BY PETER ELLISON
The CHS Padres won their first four league games in style, outscoring their opponents by 40-plus points five times so far, all while the offense continues to innovate and improve its game, supported by a rock-solid defensive line.
While the story of the Padres may appear to be one of victory this season, their real story is one of innovation. From the beginning of the season, quarterback Kai Lee and a whole suite of capable receivers have had free reign over the passing game with 1,366 yards and 16 touchdowns recorded so far. However, Lee’s quarterback rushing ability, while rapidly improving, was next to nonexistent early in the season as he went negative in his first three games.
To cover this specific hole in their gameplay, the Padre offense has started using sophomore J.T. Byrne, a figure towering a full head over most players, as their rushing ace-in-the-hole, touting a total of 157 yards on only 16 rushes. The Padre staff has started putting in Byrne when it needs to make short-range rushing plays, perfect for punching the ball into the end zone.
“It’s a good play for us,” head coach Golden Anderson explains. “When you run the quarterback, you’ve got all 11 guys participating. A lot of the time when you hand it off you’ve got 10 guys playing and one guy watching, so with this play it’s really 11 on 11, which is really to our favor.”
Carmel’s running game has also come into focus around a single player, junior Dakota Mornhinweg. With over 750 rushing yards to his name, Mornhinweg is constantly running the ball up the side as a potent alternative to a passing play. Also a capable receiver, Mornhinweg has the most points to his name with 84 this season.
While the offense has been growing and changing, a constant on the team has been Carmel’s brick wall of a defensive line, led by seniors Robert Brown, 9.5 sacks 40 tackles, and Zach Dezee with 35 tackles. This defensive line has given up the lowest number of points in the entire league with only about eight per game.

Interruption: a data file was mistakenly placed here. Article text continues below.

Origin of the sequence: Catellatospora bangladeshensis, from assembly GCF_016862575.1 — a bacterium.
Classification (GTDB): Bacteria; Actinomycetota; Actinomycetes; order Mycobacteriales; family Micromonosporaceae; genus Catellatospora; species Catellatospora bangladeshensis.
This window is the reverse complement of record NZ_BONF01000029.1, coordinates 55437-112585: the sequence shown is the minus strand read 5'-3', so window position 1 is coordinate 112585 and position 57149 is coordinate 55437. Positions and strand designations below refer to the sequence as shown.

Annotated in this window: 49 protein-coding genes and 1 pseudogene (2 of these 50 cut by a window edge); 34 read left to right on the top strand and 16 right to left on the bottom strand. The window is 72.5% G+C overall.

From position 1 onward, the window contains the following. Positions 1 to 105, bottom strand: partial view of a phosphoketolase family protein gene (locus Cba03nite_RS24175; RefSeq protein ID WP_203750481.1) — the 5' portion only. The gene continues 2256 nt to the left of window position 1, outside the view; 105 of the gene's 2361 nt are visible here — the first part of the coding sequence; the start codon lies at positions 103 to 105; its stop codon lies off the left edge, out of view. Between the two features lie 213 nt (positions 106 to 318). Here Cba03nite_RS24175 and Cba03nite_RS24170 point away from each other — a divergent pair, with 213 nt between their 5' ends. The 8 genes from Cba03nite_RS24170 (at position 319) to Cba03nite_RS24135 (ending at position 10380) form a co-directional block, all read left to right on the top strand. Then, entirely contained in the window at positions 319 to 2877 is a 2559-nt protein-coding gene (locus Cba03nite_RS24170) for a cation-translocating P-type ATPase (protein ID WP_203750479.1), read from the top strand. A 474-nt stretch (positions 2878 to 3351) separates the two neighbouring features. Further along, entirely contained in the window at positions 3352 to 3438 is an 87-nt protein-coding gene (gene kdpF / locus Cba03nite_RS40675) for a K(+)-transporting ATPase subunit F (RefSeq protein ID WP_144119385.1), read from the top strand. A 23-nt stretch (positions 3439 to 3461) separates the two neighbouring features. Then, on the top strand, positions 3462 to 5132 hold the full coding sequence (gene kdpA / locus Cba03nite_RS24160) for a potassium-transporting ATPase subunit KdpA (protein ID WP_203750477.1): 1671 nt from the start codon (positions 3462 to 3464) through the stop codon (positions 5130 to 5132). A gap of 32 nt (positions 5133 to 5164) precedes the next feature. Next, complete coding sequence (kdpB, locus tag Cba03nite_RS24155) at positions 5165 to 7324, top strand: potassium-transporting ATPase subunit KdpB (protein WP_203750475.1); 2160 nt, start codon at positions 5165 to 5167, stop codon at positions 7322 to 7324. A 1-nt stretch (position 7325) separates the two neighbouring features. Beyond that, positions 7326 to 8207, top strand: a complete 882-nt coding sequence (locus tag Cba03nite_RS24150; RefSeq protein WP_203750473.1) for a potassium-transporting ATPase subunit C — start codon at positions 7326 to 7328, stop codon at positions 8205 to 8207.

“I thought we played well,” says Dezee about the 53-0 Soledad shutout on Oct. 13. “Our coaches do a really good job of getting us prepared, and they give us a really good game plan, so whenever we execute the game plan good things happen.”
Additionally, the defense has proven its ability to carry the offense through rough matchups like the Monte Vista Christian game when Carmel won 14-0. When the offense struggled and only managed 14 points, the defense was able to shut out the opposing team. Carmel’s aggressive defense never gives the competition a chance to breathe.
Currently, the Padres are stomping through the Mission division of the new Pacific Coast League. This division is beneath the higher up Gabilan division with teams such as Aptos, Palma and Salinas, raising the question whether Carmel should be advanced into the Gabilan division to help balance the obvious disparity.
“All these guys don’t get to come back and play,” Anderson says. “It’s easy for people to think we should go there, but really you need to look at all the teams, who they have coming back and what they’re actually going to look like next year.”
While it may not be reflected in their varsity record, Anderson also points out that the JV program, composed largely of freshmen and sophomores, has been struggling to compete with the physically larger teams fielded by schools much larger than Carmel. This problem would only be further amplified by facing the teams from increasingly larger Gabilan division schools such as Salinas, who has 2,500 students compared to Carmel’s 850 or so.
On Friday, the Padres play North Salinas at the Rabobank Stadium in Salinas at 7:30 p.m.